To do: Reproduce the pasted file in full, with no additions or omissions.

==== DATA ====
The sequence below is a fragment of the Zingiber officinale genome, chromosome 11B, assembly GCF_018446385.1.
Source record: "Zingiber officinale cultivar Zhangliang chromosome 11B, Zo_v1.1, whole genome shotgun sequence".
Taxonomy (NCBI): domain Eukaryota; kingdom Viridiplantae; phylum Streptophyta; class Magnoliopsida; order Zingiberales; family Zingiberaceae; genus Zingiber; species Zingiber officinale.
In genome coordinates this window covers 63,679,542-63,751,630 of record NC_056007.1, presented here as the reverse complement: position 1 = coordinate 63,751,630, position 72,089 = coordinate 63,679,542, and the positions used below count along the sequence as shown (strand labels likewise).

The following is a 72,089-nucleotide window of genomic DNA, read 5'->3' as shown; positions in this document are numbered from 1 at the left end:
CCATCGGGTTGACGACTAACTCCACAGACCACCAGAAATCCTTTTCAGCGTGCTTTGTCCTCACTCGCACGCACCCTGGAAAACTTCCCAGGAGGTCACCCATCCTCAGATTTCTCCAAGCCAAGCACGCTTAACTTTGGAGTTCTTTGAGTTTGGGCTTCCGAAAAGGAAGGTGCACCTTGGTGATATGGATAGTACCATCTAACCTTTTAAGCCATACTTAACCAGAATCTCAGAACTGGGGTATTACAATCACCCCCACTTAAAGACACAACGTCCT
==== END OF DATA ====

The sequence below is a fragment of the Zingiber officinale genome, chromosome 11B, assembly GCF_018446385.1.
Source record: "Zingiber officinale cultivar Zhangliang chromosome 11B, Zo_v1.1, whole genome shotgun sequence".
Taxonomy (NCBI): domain Eukaryota; kingdom Viridiplantae; phylum Streptophyta; class Magnoliopsida; order Zingiberales; family Zingiberaceae; genus Zingiber; species Zingiber officinale.
In genome coordinates this window covers 63,679,542-63,751,630 of record NC_056007.1, presented here as the reverse complement: position 1 = coordinate 63,751,630, position 72,089 = coordinate 63,679,542, and the positions used below count along the sequence as shown (strand labels likewise).

The following is a 72,089-nucleotide window of genomic DNA, read 5'->3' as shown; positions in this document are numbered from 1 at the left end:
CCATCGGGTTGACGACTAACTCCACAGACCACCAGAAATCCTTTTCAGCGTGCTTTGTCCTCACTCGCACGCACCCTGGAAAACTTCCCAGGAGGTCACCCATCCTCAGATTTCTCCAAGCCAAGCACGCTTAACTTTGGAGTTCTTTGAGTTTGGGCTTCCGAAAAGGAAGGTGCACCTTGGTGATATGGATAGTACCATCTAACCTTTTAAGCCATACTTAACCAGAATCTCAGAACTGGGGTATTACAATCACCCCCACTTAAAGACACAACGTCCT